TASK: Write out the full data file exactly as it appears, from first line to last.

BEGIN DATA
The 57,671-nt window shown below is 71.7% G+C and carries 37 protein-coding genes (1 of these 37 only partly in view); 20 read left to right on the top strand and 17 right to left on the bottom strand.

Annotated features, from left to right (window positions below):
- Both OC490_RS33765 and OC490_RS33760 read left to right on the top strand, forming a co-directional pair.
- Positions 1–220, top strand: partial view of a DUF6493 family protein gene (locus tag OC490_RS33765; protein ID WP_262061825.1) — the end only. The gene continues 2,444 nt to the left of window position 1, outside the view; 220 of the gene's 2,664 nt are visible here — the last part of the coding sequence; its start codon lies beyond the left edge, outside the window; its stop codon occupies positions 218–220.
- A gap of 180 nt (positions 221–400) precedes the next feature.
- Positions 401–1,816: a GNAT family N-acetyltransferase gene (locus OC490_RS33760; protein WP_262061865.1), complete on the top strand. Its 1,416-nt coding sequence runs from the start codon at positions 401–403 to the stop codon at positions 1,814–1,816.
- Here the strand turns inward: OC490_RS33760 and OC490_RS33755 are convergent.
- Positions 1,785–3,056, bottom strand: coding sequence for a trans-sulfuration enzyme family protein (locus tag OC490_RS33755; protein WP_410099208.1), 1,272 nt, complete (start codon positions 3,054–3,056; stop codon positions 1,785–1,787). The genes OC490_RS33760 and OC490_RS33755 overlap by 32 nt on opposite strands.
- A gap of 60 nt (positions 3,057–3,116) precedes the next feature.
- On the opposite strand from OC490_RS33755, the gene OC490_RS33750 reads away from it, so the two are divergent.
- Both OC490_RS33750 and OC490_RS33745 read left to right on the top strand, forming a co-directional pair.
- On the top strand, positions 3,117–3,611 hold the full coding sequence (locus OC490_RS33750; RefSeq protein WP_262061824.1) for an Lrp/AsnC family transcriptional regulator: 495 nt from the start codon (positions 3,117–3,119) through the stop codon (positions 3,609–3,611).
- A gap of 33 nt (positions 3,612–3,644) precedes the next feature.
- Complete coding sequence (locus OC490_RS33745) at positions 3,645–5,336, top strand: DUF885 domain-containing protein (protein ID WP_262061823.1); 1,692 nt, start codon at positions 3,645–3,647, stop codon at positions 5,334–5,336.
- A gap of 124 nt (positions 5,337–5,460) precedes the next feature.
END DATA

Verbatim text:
The 57,671-nt window shown below is 71.7% G+C and carries 37 protein-coding genes (1 of these 37 only partly in view); 20 read left to right on the top strand and 17 right to left on the bottom strand.

Annotated features, from left to right (window positions below):
- Both OC490_RS33765 and OC490_RS33760 read left to right on the top strand, forming a co-directional pair.
- Positions 1–220, top strand: partial view of a DUF6493 family protein gene (locus tag OC490_RS33765; protein ID WP_262061825.1) — the end only. The gene continues 2,444 nt to the left of window position 1, outside the view; 220 of the gene's 2,664 nt are visible here — the last part of the coding sequence; its start codon lies beyond the left edge, outside the window; its stop codon occupies positions 218–220.
- A gap of 180 nt (positions 221–400) precedes the next feature.
- Positions 401–1,816: a GNAT family N-acetyltransferase gene (locus OC490_RS33760; protein WP_262061865.1), complete on the top strand. Its 1,416-nt coding sequence runs from the start codon at positions 401–403 to the stop codon at positions 1,814–1,816.
- Here the strand turns inward: OC490_RS33760 and OC490_RS33755 are convergent.
- Positions 1,785–3,056, bottom strand: coding sequence for a trans-sulfuration enzyme family protein (locus tag OC490_RS33755; protein WP_410099208.1), 1,272 nt, complete (start codon positions 3,054–3,056; stop codon positions 1,785–1,787). The genes OC490_RS33760 and OC490_RS33755 overlap by 32 nt on opposite strands.
- A gap of 60 nt (positions 3,057–3,116) precedes the next feature.
- On the opposite strand from OC490_RS33755, the gene OC490_RS33750 reads away from it, so the two are divergent.
- Both OC490_RS33750 and OC490_RS33745 read left to right on the top strand, forming a co-directional pair.
- On the top strand, positions 3,117–3,611 hold the full coding sequence (locus OC490_RS33750; RefSeq protein WP_262061824.1) for an Lrp/AsnC family transcriptional regulator: 495 nt from the start codon (positions 3,117–3,119) through the stop codon (positions 3,609–3,611).
- A gap of 33 nt (positions 3,612–3,644) precedes the next feature.
- Complete coding sequence (locus OC490_RS33745) at positions 3,645–5,336, top strand: DUF885 domain-containing protein (protein ID WP_262061823.1); 1,692 nt, start codon at positions 3,645–3,647, stop codon at positions 5,334–5,336.
- A gap of 124 nt (positions 5,337–5,460) precedes the next feature.